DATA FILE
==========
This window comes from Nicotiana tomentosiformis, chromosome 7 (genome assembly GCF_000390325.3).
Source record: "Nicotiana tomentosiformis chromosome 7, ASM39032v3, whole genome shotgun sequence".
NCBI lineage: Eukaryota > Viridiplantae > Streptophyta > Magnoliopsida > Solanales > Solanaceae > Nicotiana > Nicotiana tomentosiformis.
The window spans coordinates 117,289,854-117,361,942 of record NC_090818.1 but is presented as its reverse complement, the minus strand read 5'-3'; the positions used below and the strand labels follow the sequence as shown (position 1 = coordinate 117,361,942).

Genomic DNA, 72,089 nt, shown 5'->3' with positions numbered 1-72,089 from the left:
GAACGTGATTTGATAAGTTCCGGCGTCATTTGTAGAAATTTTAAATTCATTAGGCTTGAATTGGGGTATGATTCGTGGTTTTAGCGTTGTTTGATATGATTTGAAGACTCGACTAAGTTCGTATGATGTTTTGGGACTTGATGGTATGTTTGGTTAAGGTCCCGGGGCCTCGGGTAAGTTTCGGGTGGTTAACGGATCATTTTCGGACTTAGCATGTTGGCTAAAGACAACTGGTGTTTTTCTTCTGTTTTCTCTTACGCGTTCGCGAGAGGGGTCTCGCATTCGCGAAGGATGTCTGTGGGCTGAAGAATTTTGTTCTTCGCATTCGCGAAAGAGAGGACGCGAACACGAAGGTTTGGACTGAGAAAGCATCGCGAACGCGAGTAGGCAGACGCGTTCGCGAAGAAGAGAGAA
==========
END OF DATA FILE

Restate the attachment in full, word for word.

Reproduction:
This window comes from Nicotiana tomentosiformis, chromosome 7 (genome assembly GCF_000390325.3).
Source record: "Nicotiana tomentosiformis chromosome 7, ASM39032v3, whole genome shotgun sequence".
NCBI lineage: Eukaryota > Viridiplantae > Streptophyta > Magnoliopsida > Solanales > Solanaceae > Nicotiana > Nicotiana tomentosiformis.
The window spans coordinates 117,289,854-117,361,942 of record NC_090818.1 but is presented as its reverse complement, the minus strand read 5'-3'; the positions used below and the strand labels follow the sequence as shown (position 1 = coordinate 117,361,942).

Genomic DNA, 72,089 nt, shown 5'->3' with positions numbered 1-72,089 from the left:
GAACGTGATTTGATAAGTTCCGGCGTCATTTGTAGAAATTTTAAATTCATTAGGCTTGAATTGGGGTATGATTCGTGGTTTTAGCGTTGTTTGATATGATTTGAAGACTCGACTAAGTTCGTATGATGTTTTGGGACTTGATGGTATGTTTGGTTAAGGTCCCGGGGCCTCGGGTAAGTTTCGGGTGGTTAACGGATCATTTTCGGACTTAGCATGTTGGCTAAAGACAACTGGTGTTTTTCTTCTGTTTTCTCTTACGCGTTCGCGAGAGGGGTCTCGCATTCGCGAAGGATGTCTGTGGGCTGAAGAATTTTGTTCTTCGCATTCGCGAAAGAGAGGACGCGAACACGAAGGTTTGGACTGAGAAAGCATCGCGAACGCGAGTAGGCAGACGCGTTCGCGAAGAAGAGAGAA